Bahrain’s largest non-religious society to take part in elections

January 5, 2010
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Hundreds of women and men listen to NDAS candidate Muneera Fakhro explain her election programme in 2006

The National Democratic Action Society, Bahrain’s largest non-religious society, will contest in the parliamentary elections later this year, its general assembly has decided.

The decision was taken on Saturday evening following weeks of intense debates over the merits of being involved in the polls and amid an unprecedented rift between proponents and opponents of participation.

The society boycotted the 2002 legislative elections, held after three decades of political limbo, to press for more constitutional reforms. However, it fielded candidates in the 2006 elections after the general assembly reversed the boycott decision. None of its candidates won, but four reached the second round and lost by only a few votes.

“We should build on our past action and work on reaching the parliament. Past electoral campaigns have allowed us to rally popular support for the society as we were able to communicate directly with the people. During the 2006 campaign, we have had more than 3,000 people attend our speeches, and we all know that it is difficult to communicate with even half that number in four years. This is a new occasion to reinforce our contacts with them,” Ebrahim Sharif, the society secretary-general, told its members before the vote on whether to boycott or participate in the elections. “What we will do there is defend the rights and interests of the people. The parliament should be the voice of the people.”

However, his deputy Fouad Al Siyadi told the assembly that the society should keep its distance from the elections.

“We want to boycott the elections to be able to send a strong message that we are not happy with the present political situation. We want to stress that a section of the people is not pleased with what is happening,” he said before ten society members, five from each camp, presented arguments for and against poll participation.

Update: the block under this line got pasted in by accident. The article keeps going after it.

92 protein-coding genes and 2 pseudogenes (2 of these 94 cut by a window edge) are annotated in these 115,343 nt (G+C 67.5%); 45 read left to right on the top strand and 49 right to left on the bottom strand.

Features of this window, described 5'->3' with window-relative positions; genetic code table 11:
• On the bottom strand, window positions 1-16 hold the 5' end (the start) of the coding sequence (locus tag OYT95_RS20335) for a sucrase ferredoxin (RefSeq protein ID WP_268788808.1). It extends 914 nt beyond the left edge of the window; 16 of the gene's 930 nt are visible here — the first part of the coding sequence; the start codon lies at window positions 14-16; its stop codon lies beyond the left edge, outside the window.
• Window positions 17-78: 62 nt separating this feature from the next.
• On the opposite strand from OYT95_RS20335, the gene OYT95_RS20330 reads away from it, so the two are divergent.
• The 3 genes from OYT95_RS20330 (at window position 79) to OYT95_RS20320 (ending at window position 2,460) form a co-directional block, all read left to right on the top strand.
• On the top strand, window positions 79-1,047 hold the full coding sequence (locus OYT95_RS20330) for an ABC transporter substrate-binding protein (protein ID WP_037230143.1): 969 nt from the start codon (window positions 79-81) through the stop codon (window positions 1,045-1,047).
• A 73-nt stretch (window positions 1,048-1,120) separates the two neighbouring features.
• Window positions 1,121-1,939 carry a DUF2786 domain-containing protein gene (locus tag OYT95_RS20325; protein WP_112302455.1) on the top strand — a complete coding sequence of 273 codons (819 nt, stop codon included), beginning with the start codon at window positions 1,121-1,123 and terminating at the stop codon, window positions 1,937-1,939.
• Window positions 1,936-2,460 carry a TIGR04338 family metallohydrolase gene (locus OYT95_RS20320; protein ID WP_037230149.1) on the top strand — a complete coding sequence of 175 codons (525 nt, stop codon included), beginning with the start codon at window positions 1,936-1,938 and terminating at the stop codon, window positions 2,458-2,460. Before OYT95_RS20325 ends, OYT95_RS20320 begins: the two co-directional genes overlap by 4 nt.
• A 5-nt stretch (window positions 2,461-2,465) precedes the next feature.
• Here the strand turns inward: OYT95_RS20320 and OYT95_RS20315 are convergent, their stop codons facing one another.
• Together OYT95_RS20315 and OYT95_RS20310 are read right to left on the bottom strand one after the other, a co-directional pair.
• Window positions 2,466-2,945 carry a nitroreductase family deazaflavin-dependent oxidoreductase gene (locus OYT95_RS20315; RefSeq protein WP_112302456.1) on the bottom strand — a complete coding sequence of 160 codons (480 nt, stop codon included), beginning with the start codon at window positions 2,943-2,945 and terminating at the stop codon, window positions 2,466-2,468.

In the secret vote that followed, 139 out of 239 people who cast their ballots voted for participation, while 99 wanted a boycott. One vote was dismissed, two watchdogs supervising the vote said. Following the decision by the National Democratic Action Society to enter the elections set for this autumn, only Amal, the Shiite Islamist society, has not divulged its position. The society boycotted the 2006 elections after it complained that the Islamic Scholars Council, Bahrain’s highest non-official Shiite authority, was not neutral.

         

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About the author

Born August 3, 1960 in Monastir, Tunisia
Career
Media career:
  • ABC News (Tunisia)
  • Bahrain Tribune
  • Gulf News
  • Bahrain Television News
Teaching career:
  • Monastir (Tunisia)
  • University of Bahrain
Education
  • MA  Mass Communications, University of Leicester
  • BA  in English & US literature and studies, University of Tunis

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